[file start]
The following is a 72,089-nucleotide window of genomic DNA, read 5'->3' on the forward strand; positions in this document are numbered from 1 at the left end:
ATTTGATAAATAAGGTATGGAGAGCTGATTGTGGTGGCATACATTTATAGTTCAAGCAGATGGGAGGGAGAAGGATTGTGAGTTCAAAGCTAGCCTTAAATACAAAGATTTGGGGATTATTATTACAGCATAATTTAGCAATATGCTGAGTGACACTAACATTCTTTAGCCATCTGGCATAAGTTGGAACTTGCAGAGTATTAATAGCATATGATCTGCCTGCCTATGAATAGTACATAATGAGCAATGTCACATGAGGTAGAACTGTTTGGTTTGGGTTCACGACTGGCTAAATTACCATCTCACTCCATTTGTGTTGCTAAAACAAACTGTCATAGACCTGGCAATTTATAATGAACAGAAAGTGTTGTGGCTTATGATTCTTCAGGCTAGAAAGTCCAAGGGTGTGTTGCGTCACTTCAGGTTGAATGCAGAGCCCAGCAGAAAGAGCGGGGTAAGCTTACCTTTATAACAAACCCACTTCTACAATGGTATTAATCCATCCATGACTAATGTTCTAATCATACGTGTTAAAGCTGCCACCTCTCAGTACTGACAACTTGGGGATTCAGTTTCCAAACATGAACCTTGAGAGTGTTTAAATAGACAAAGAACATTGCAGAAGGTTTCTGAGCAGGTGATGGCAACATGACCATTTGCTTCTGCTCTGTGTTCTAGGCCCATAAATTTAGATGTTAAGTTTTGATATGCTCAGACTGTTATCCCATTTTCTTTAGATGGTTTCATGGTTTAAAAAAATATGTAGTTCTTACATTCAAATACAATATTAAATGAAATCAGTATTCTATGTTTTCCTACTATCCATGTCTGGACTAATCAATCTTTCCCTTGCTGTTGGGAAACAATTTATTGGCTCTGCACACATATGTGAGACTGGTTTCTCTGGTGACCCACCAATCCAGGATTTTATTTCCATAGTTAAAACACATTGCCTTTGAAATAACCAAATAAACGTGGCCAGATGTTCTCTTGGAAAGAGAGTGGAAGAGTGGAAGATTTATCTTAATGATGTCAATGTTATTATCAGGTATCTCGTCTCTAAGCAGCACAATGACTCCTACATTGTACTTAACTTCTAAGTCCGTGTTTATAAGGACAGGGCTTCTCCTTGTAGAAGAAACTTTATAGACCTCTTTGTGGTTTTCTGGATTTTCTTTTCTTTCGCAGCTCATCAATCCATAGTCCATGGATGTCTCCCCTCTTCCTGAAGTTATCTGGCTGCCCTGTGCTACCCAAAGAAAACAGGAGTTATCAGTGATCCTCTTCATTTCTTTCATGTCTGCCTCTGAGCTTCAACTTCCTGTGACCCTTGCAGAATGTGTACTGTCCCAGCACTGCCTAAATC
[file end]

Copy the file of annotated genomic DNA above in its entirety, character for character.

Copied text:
The following is a 72,089-nucleotide window of genomic DNA, read 5'->3' on the forward strand; positions in this document are numbered from 1 at the left end:
ATTTGATAAATAAGGTATGGAGAGCTGATTGTGGTGGCATACATTTATAGTTCAAGCAGATGGGAGGGAGAAGGATTGTGAGTTCAAAGCTAGCCTTAAATACAAAGATTTGGGGATTATTATTACAGCATAATTTAGCAATATGCTGAGTGACACTAACATTCTTTAGCCATCTGGCATAAGTTGGAACTTGCAGAGTATTAATAGCATATGATCTGCCTGCCTATGAATAGTACATAATGAGCAATGTCACATGAGGTAGAACTGTTTGGTTTGGGTTCACGACTGGCTAAATTACCATCTCACTCCATTTGTGTTGCTAAAACAAACTGTCATAGACCTGGCAATTTATAATGAACAGAAAGTGTTGTGGCTTATGATTCTTCAGGCTAGAAAGTCCAAGGGTGTGTTGCGTCACTTCAGGTTGAATGCAGAGCCCAGCAGAAAGAGCGGGGTAAGCTTACCTTTATAACAAACCCACTTCTACAATGGTATTAATCCATCCATGACTAATGTTCTAATCATACGTGTTAAAGCTGCCACCTCTCAGTACTGACAACTTGGGGATTCAGTTTCCAAACATGAACCTTGAGAGTGTTTAAATAGACAAAGAACATTGCAGAAGGTTTCTGAGCAGGTGATGGCAACATGACCATTTGCTTCTGCTCTGTGTTCTAGGCCCATAAATTTAGATGTTAAGTTTTGATATGCTCAGACTGTTATCCCATTTTCTTTAGATGGTTTCATGGTTTAAAAAAATATGTAGTTCTTACATTCAAATACAATATTAAATGAAATCAGTATTCTATGTTTTCCTACTATCCATGTCTGGACTAATCAATCTTTCCCTTGCTGTTGGGAAACAATTTATTGGCTCTGCACACATATGTGAGACTGGTTTCTCTGGTGACCCACCAATCCAGGATTTTATTTCCATAGTTAAAACACATTGCCTTTGAAATAACCAAATAAACGTGGCCAGATGTTCTCTTGGAAAGAGAGTGGAAGAGTGGAAGATTTATCTTAATGATGTCAATGTTATTATCAGGTATCTCGTCTCTAAGCAGCACAATGACTCCTACATTGTACTTAACTTCTAAGTCCGTGTTTATAAGGACAGGGCTTCTCCTTGTAGAAGAAACTTTATAGACCTCTTTGTGGTTTTCTGGATTTTCTTTTCTTTCGCAGCTCATCAATCCATAGTCCATGGATGTCTCCCCTCTTCCTGAAGTTATCTGGCTGCCCTGTGCTACCCAAAGAAAACAGGAGTTATCAGTGATCCTCTTCATTTCTTTCATGTCTGCCTCTGAGCTTCAACTTCCTGTGACCCTTGCAGAATGTGTACTGTCCCAGCACTGCCTAAATC